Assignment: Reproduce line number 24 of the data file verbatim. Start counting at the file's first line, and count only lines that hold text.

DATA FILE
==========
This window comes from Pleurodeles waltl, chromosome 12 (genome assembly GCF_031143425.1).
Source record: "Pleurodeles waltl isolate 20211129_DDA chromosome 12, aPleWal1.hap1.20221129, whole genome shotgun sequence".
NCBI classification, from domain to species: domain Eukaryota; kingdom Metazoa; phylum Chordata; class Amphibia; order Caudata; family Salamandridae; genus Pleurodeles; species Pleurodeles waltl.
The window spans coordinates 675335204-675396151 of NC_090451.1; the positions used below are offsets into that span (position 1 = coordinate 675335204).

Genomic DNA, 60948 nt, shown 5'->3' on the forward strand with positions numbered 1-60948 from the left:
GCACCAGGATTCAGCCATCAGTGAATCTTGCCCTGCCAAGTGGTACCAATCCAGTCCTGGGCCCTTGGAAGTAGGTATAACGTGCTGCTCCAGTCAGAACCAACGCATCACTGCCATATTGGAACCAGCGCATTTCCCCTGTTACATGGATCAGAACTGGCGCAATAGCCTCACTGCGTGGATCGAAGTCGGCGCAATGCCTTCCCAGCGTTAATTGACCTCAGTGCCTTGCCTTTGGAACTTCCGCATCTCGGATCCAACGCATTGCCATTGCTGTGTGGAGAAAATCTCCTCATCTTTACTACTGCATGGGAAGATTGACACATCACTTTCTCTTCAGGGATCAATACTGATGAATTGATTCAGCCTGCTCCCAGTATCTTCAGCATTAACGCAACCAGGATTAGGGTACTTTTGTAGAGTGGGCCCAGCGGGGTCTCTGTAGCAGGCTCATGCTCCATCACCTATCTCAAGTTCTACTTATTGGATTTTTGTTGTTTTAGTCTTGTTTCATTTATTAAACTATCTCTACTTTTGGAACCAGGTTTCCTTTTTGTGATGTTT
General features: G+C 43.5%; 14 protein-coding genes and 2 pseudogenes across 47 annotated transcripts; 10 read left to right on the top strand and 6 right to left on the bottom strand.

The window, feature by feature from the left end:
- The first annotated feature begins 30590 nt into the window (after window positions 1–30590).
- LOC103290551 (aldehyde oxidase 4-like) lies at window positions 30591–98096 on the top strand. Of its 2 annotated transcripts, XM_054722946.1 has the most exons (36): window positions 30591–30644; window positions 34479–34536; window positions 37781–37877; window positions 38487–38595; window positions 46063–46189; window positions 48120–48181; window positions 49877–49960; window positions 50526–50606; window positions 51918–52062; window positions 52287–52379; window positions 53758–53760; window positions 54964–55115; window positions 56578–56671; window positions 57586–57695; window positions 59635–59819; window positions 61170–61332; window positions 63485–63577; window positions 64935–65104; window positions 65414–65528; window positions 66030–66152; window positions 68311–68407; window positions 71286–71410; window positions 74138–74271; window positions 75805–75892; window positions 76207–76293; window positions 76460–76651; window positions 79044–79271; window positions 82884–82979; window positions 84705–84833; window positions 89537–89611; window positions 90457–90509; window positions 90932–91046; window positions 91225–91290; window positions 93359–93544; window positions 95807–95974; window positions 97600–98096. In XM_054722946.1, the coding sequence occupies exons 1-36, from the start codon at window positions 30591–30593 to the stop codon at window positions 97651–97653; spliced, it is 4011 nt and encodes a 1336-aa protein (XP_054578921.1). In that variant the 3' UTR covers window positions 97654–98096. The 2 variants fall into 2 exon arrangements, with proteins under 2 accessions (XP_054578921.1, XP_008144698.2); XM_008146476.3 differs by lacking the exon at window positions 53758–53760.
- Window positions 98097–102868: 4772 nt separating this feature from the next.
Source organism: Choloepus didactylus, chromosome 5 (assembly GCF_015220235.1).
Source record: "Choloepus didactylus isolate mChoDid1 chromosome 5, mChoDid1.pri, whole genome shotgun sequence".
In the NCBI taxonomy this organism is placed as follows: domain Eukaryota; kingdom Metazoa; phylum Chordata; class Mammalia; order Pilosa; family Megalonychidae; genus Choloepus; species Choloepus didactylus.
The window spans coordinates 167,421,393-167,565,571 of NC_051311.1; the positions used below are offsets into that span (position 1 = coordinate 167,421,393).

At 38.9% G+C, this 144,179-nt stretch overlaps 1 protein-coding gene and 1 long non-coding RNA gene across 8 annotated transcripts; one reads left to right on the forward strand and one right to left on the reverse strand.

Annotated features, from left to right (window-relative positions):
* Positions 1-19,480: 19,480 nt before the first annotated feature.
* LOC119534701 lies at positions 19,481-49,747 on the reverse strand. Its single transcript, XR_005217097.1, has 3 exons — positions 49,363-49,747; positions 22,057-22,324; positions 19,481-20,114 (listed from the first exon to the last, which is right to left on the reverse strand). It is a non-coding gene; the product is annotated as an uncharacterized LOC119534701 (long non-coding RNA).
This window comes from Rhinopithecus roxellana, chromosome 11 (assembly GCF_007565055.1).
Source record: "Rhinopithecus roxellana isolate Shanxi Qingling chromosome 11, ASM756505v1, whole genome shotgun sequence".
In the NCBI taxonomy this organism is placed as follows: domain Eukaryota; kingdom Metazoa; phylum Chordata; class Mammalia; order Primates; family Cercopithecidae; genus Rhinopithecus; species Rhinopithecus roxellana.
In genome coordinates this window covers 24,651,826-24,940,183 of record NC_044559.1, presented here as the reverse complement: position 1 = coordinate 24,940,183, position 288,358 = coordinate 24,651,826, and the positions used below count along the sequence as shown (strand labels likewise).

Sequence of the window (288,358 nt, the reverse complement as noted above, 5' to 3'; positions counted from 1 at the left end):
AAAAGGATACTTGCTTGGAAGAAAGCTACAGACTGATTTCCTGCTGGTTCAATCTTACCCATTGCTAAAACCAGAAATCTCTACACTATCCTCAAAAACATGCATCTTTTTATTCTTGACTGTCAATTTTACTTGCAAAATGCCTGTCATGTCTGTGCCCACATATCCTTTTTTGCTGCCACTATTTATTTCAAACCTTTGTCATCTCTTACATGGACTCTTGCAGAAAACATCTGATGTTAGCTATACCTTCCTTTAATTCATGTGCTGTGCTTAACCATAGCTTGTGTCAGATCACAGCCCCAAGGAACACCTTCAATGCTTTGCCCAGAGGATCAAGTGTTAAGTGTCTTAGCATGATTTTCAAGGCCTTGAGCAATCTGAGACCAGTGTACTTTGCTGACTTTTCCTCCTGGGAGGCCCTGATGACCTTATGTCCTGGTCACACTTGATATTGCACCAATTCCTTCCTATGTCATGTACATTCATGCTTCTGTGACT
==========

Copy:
Sequence of the window (288,358 nt, the reverse complement as noted above, 5' to 3'; positions counted from 1 at the left end):